There is a history of such schools in the United States where the Just Community Schools based on the thinking of Lawrence Kohlberg evolved and some, such as the SWS in Scarsdale High School, New York, survive and flourish.
Recently the idea has spread to Europe with examples in Slovakia and Estonia, where the Suvermae school of 65 students exists within the large Arts High School of Tallinn led by the pioneering educator Charlie Moreno-Romero. Universities should develop 20% laboratory schools in programmes such as the EU Erasmus Plus funded LabSchoolsEurope.
And all around the world we are seeing campaigns for change coming from young people themselves. In the UK, one group called ‘Teach the Future’ argues for a more relevant climate change curriculum. It is being listened to by policy makers in Scotland though insufficiently in England – yet. There would be students in many schools who would almost certainly use their 20% time for this purpose.
The transfer of the 20% idea from the hi-tech business world to education is already happening in the United States and Germany.
Led by Esther Wojcicki students at Palo Alto High School use 20% of their class time for totally self-directed projects where their natural learning instinct take flight either individually or more usually in collaboration with others. She uses the mnemonic TRICK – Trust, Respect, Independence, Collaboration and Kindness.
Interesting that kindness is identified as a key, though underrated, evolutionary human quality by Dutch writer Rutger Bregman in his latest book “Human-kind” (highly recommended by psychologist Peter Gray of Boston College.)
Wojcicki’s ideas run parallel to the emergence of the 20Time movement, nicely illustrated in a Vimeo film by Sean Ziebarth, and described in detail by Kevin Brookhouser in his book “The 20Time Project: How Educators Can Launch Google’s Formula for Future Ready Innovation.”
In Germany the Schule im Aufbruch movement led by the inspirational Berlin high school principal Margret Rasfeld has grown from 50 to 300 participant schools in just 12 months. These schools have ‘Freitag or FriTag’ days. One day per week (20%), usually Friday, is controlled and managed by the students loosely focused on the UN Sustainable Development Goals (SDGs).
In the UK the Rethinking Assessment organisation and the Edge Foundation are exploring various Baccalaureate possibilities, all of which follow the lead of the IB (International Baccalaureate) programmes including personal projects. The innovative Da Vinci Life Skills programme, developed by Cambridge based Rosina Dorelli of Biophilic Education and currently being field-trialled in several countries, similarly includes a 20% personal project for middle school students. For 16-19 A level students in England the EPQ (extended project qualification) is another example of the 20% principle in action, though insufficiently valued by universities.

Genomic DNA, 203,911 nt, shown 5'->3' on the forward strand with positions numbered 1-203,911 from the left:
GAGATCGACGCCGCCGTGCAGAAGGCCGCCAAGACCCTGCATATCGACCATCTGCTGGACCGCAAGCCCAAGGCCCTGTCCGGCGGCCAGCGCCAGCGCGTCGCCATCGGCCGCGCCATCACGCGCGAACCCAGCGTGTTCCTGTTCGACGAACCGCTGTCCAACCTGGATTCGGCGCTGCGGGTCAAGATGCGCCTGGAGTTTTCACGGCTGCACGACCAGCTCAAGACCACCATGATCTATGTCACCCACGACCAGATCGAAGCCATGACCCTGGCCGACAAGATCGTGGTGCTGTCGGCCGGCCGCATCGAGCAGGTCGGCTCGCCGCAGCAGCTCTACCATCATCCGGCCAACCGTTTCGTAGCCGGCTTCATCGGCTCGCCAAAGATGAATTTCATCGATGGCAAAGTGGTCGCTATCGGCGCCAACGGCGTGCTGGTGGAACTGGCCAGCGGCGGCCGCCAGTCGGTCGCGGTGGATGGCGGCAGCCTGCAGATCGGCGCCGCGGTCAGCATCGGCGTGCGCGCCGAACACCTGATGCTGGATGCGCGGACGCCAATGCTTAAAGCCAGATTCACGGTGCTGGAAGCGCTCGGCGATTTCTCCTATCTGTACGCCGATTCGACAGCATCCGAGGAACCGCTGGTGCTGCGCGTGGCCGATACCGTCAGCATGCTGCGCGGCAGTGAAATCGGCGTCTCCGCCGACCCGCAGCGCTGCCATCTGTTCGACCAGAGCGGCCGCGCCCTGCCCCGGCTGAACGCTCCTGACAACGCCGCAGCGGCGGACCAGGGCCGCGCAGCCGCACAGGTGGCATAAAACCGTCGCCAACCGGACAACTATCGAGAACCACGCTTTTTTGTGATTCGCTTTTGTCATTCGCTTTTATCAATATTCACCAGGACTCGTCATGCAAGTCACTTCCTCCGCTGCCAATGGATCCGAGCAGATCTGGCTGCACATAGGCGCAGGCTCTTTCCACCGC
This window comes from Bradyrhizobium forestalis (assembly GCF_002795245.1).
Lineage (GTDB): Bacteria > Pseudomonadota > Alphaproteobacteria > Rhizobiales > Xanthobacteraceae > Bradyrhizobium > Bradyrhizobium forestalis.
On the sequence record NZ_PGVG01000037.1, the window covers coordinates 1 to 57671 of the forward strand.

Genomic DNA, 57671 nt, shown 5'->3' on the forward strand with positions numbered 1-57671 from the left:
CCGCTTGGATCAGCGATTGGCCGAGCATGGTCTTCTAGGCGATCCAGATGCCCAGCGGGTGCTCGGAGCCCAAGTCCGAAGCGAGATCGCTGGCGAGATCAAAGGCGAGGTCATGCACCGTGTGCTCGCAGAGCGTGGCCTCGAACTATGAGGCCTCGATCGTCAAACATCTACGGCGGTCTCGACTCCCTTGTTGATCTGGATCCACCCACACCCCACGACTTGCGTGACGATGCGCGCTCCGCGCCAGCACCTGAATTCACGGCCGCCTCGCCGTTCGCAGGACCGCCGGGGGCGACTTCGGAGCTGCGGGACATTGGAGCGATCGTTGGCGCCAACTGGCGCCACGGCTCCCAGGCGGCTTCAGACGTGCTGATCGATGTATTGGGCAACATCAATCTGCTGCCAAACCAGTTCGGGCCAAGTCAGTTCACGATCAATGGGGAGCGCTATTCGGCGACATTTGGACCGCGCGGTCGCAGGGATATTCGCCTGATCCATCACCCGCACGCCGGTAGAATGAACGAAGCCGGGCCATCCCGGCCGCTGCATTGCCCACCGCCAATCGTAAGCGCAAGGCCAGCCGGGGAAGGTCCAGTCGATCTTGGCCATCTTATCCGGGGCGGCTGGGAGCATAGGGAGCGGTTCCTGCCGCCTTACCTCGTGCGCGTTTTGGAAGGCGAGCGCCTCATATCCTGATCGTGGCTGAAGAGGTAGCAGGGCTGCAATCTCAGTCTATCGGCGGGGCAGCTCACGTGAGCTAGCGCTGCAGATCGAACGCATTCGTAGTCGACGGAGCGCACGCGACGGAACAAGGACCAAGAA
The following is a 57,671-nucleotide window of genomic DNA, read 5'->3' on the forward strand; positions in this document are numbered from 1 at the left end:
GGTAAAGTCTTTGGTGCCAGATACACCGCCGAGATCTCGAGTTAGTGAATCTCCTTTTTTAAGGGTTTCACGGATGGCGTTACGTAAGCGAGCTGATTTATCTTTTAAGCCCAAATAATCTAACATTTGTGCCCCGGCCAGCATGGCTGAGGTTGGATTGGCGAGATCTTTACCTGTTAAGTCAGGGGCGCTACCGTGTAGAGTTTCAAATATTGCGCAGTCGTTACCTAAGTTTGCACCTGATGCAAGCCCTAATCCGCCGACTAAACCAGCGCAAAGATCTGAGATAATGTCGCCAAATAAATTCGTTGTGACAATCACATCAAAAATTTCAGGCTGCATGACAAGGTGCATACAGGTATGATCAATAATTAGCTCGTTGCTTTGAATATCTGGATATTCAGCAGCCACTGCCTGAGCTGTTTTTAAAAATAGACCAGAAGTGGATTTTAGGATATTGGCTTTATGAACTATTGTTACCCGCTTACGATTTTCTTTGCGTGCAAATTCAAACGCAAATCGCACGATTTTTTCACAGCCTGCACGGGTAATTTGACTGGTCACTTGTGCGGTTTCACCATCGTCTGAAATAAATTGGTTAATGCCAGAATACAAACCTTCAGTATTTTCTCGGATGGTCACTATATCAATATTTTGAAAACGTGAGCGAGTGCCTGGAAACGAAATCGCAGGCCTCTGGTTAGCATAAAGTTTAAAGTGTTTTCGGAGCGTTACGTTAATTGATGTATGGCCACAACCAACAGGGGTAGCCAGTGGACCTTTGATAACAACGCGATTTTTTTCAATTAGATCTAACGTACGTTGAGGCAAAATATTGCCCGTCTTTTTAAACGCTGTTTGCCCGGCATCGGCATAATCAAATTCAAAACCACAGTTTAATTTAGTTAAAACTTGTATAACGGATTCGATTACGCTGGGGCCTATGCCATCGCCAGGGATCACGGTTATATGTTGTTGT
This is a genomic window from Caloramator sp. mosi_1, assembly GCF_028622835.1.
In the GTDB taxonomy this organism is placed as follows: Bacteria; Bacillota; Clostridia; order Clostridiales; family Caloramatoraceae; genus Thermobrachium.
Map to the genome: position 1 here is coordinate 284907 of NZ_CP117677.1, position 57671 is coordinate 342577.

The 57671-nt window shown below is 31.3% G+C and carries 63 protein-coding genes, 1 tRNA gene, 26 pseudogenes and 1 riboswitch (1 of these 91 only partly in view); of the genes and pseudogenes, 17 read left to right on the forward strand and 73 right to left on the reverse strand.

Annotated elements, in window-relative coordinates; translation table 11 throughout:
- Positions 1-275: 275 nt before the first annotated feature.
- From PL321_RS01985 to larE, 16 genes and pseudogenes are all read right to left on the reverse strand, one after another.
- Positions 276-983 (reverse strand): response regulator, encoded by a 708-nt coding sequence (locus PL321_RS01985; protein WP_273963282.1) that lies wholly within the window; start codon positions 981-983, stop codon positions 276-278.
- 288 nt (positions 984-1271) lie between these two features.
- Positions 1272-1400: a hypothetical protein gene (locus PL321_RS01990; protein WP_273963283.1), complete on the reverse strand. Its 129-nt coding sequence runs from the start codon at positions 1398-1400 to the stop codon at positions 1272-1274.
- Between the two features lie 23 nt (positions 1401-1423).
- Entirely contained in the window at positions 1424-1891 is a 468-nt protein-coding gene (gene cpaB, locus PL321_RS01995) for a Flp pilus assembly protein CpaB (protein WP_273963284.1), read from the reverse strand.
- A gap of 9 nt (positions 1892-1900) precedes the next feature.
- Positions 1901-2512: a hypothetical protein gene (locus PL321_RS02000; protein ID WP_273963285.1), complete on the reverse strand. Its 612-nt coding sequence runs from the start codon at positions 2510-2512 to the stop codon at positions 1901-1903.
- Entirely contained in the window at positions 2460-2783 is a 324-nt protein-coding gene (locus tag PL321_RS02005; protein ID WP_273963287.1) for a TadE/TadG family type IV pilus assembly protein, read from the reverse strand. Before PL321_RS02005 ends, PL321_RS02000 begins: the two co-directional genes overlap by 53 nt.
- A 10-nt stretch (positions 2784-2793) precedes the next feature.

Every school should be free to organise the use of this 20% time in its own way – it could be half a day per week, plus 20% of some lessons, or two half-days, or one day per week, or 20% of all lessons. And, of course, if it was found that as students became more motivated the compulsory directed curriculum could be managed in a reducing amount of time, then the 20% could grow.
When the Israeli educator Yaacov Hecht and I launched the 20% idea at a Council of Europe conference on Education and Democracy at Strasbourg in 2016, he asked for a vote on the issue when concluding his keynote speech. The 1000 or more administrators, policy makers and teachers voted overwhelmingly in favour. Afterwards I asked some who had voted against what they didn’t like about the idea.
“20% is not enough,” they said. “It should be more!”
I agree with them.
Could it be that at last the natural learning potential of young people will come into alignment with the future requirement for collaborative and creative innovators? Could schools become places that nurture the social and economic entrepreneurs that the world needs, capable of facing up to the challenges confronting us, not least of those being the implications of climate change?
Let’s hope so!
Vote 20% – you know it makes sense!
Derry Hannam is a retired deputy head teacher of a Derbyshire community comprehensive school and school inspector. He is currently an international consultant in Education for Democracy and Human Rights.
Seaford, UK. August 2023. This work is licensed under a Creative Commons Attribution-NonCommercial-NoDerivatives 4.0 International License
Derry Hannam’s book, Another Way is Possible – Becoming a Democratic Teacher in a State School, originally published as an e-book by Smashwords, has been translated into several languages. You can read an excerpt here.